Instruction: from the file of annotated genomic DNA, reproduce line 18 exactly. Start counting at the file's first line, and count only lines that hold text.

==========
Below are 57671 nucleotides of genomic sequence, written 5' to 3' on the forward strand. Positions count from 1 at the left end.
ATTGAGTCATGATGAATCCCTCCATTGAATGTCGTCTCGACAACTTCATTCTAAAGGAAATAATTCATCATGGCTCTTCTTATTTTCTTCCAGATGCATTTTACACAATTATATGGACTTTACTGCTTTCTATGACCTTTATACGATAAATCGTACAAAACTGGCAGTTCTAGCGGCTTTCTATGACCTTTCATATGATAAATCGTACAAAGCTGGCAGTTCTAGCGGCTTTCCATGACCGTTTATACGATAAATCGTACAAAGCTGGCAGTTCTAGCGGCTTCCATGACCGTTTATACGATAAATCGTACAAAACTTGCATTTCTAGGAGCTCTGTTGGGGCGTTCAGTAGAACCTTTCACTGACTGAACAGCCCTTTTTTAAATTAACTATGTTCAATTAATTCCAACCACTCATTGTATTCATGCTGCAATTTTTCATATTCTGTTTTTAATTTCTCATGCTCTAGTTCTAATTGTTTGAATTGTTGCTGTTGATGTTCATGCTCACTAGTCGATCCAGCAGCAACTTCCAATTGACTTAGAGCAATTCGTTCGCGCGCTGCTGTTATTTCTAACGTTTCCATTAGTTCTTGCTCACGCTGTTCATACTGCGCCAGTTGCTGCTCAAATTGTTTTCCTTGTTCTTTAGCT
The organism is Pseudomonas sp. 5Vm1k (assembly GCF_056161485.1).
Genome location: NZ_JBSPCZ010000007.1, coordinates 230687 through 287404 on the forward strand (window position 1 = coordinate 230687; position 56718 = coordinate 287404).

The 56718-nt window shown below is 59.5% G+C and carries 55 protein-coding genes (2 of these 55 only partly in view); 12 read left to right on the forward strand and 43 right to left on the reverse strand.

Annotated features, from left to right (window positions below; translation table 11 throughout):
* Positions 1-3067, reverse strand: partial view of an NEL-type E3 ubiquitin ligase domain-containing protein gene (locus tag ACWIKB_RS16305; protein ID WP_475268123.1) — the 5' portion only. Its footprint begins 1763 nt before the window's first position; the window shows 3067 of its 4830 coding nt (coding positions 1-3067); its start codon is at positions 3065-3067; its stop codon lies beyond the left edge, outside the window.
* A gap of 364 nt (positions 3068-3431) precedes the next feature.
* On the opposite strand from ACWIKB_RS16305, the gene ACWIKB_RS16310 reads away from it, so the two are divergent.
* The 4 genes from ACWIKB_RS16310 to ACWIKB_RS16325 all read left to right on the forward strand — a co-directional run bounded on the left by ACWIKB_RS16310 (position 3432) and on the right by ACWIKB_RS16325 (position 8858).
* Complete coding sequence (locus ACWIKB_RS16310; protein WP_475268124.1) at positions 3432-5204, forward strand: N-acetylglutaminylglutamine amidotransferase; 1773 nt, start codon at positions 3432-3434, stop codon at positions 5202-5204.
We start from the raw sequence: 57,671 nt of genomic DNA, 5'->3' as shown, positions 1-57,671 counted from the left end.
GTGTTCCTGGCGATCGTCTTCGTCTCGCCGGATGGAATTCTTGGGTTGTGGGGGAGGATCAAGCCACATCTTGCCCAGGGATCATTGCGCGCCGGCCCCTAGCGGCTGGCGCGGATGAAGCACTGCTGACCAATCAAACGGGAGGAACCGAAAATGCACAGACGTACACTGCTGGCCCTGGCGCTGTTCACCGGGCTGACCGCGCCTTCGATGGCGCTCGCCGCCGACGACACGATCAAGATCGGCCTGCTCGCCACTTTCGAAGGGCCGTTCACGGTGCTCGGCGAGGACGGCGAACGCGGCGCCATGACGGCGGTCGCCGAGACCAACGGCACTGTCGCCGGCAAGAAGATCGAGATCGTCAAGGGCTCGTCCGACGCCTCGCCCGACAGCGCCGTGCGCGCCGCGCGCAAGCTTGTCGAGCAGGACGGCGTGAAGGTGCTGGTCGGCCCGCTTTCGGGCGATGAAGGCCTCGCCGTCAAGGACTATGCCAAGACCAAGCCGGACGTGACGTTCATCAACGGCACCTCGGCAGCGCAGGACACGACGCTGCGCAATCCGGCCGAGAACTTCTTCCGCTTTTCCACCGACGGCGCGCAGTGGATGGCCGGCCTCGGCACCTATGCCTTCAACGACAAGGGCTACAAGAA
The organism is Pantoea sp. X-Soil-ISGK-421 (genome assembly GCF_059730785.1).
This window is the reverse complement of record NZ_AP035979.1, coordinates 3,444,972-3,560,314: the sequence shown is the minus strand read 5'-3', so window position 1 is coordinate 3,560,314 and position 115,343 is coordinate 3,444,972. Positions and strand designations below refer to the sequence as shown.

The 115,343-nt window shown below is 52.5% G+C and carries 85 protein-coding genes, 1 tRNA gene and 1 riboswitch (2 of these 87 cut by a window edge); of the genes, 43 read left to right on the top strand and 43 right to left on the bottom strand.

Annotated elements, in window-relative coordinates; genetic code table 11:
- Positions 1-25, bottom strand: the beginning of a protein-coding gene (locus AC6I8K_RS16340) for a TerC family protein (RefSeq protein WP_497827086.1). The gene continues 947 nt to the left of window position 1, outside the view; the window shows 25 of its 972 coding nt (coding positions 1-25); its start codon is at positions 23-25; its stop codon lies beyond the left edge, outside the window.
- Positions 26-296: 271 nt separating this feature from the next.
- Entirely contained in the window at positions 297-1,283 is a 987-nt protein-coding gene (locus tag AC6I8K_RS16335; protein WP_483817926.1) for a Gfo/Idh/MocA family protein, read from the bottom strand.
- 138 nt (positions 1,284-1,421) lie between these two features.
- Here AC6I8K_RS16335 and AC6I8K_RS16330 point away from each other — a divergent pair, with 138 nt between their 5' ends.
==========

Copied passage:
- Positions 1-25, bottom strand: the beginning of a protein-coding gene (locus AC6I8K_RS16340) for a TerC family protein (RefSeq protein WP_497827086.1). The gene continues 947 nt to the left of window position 1, outside the view; the window shows 25 of its 972 coding nt (coding positions 1-25); its start codon is at positions 23-25; its stop codon lies beyond the left edge, outside the window.